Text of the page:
History Unwritten

Gunung Padang

Introduction:

How astounding would it be if science discovered an archaeological site at Gunung Padang that would present evidence of a civilization that lived and thrived 20.000 years ago. Wow what!!! 20.000 years! That’s 8.000 years before Gobekli Tepe, and a staggering 17.000 years before Stonehenge. It would be so amazing and the archaeologist who discovers it would be famous for all eternity. On the other hand, the academic world would be turned upside down. Think of the impact. Books would have to be rewritten, libraries checked, scholars would have to re-evaluate human history, and courses would have to be changed. So it's not unthinkable the academic world is doing everything possible to sabotage the excavation. Right?

Basalt block are everywhere on the mountain
Basalt block are everywhere on the mountain

The research so far:

Gunung Padang is a megalithic site located in Karyamukti village, in the West Java province in Indonesia. The first archeological survey of Gunung Padang appears in “reports of the department of antiquities” for Holland’s colonial office in 1914. Thirty-three years later, a Canberra team from the Australian national university’s center for archaeological research determined it was far older than previously thought. It took until 2012 that the indonesian government ordered an evaluation of the site. Radiocarbon testing revealed it was build and first occupied 4800 years ago. It's a mountain site that is covered with megalithic basalt blocks which remind of the blocks at the giant's causeway. The blocks were formed naturally from a volcanic eruption, but the location where the blocks came from remains unknown. The site consists of 5 terraces. Each terrace is bordered by retaining walls of stone. A long staircase of Andesite steps, which rise about 95 meters, provide access to all the terraces.

Excavators at work
Excavators at work

What's all the fuss about:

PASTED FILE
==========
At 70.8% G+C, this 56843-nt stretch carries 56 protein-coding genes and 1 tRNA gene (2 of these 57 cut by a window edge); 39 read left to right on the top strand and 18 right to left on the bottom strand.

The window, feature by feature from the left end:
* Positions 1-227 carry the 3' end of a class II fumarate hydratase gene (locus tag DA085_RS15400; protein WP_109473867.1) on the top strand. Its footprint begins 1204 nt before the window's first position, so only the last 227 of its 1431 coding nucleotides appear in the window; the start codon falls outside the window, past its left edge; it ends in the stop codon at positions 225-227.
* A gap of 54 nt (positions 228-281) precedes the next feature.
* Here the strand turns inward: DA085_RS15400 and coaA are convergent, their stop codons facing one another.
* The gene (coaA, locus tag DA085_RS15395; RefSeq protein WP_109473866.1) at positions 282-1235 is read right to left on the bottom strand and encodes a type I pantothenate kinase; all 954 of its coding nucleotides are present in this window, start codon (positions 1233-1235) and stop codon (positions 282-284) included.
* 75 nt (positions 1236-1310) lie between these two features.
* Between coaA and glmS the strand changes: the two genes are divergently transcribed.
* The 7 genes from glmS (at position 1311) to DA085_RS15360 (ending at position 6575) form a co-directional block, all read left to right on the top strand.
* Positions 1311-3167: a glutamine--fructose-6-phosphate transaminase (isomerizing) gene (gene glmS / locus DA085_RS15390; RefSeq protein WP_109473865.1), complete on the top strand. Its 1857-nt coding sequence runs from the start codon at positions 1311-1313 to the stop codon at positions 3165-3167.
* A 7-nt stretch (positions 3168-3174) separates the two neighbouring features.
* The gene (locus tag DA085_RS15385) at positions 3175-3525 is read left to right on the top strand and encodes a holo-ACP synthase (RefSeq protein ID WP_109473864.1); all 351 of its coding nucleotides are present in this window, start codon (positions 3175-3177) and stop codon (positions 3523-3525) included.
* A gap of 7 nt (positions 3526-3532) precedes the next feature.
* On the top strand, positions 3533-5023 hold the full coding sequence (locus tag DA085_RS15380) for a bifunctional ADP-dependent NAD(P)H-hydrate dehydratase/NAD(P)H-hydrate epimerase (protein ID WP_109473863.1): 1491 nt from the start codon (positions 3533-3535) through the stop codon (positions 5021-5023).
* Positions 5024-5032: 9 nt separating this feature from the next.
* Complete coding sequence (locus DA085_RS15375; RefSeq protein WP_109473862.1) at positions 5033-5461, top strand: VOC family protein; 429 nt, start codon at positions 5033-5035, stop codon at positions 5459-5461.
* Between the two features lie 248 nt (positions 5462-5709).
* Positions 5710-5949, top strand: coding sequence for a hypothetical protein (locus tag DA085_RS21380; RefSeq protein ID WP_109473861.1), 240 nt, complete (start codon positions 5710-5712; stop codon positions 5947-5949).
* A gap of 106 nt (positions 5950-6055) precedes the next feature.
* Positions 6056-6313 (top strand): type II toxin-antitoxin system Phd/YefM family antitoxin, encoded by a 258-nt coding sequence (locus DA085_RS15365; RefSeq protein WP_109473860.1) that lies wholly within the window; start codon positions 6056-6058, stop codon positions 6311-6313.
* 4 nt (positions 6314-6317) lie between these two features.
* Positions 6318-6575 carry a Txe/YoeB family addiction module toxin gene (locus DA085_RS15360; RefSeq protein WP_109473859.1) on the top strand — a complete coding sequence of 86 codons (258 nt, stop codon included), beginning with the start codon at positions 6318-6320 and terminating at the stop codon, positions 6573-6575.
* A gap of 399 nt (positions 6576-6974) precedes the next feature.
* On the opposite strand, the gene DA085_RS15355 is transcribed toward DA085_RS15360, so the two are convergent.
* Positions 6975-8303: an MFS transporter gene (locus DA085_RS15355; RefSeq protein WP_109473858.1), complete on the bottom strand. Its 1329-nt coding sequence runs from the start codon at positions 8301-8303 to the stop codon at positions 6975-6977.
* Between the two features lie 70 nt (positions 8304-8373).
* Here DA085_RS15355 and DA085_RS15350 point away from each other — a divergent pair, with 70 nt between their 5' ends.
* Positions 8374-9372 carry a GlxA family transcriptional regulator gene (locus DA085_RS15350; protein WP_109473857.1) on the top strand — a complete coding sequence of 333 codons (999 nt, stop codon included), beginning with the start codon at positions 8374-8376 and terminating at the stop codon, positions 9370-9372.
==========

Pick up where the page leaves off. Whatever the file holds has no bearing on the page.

Dr. Danny Hilman Natawidjaja, The leading archaeologist, claims that the mountain is actually a gigantic buried pyramid. Excavations and scans have revealed there are hidden chambers inside the mound. Last year Dr. Natawidjaja conducted extensive surveys of the site. These included geo-electric surveys, ground-penetrating radar, core samples, and analysis of stonework. Based on the results, he firmly believes that most of the 100-metre hill is actually man-made. However, it was built up to several stages over thousands of years and by different cultures. These claims have been met with a lot of criticism. Researcher Graham Hancock, who has suggested the site could potentially offer proof for a lost advanced civilization of prehistoric antiquity, states on his website that “the archaeological establishment is scrambling to find some reason to reject and pour scorn on the extraordinary consequences of the excavations now taking place at Gunung Padang”.

Top view of Gunung Padang
Top view of Gunung Padang

So what do the critics say about Gunung Padang:

The argument of volcanologist Sutikno Bronto is that Gunung Padang is the neck of a volcano and thus a natural formation. Further research in the area shows that in the Pawon cave in Padalarang [about 45 kilometres from Gunung Padang], we found some human bones and tools made of bones about 9500 years ago, or about 7000 BCE. So, if at 7000 BCE our technology was only producing tools of bones, how can people from 20,000 BCE obtain the technology to build a pyramid?'' the archaeologist asks. Thirty-four scientist have signed a petition against the practices of Dr. Hillman. Especially his plans to draw in five-hundred untrained volunteers to help excavate the site is met with great negative reactions.     

In conclusion

As you've probably noticed by now, we love alternative origin stories. We'd love to see someone stumble across definitive proof of an advanced ancient civilization that was wiped out by an immense natural disaster. But to be honest, of all the stories that suggest this might be the case, this one is the least appealing. It's an unconvincing tale, and even though both parties make good arguments, reading about it isn't easy. It's hard to find any good info on the topic, and whenever you read opinions about it, you tend to agree with that particular one, be it pro or con. Eventually I got frustrated with the bickering of both parties and I feel like they should just dig up the damned mountain already. Thankfully, the Indonesian government is planning to do just that and they are currently spending massive amounts of money on the project. Hopefully we'll see some more news about it soon.

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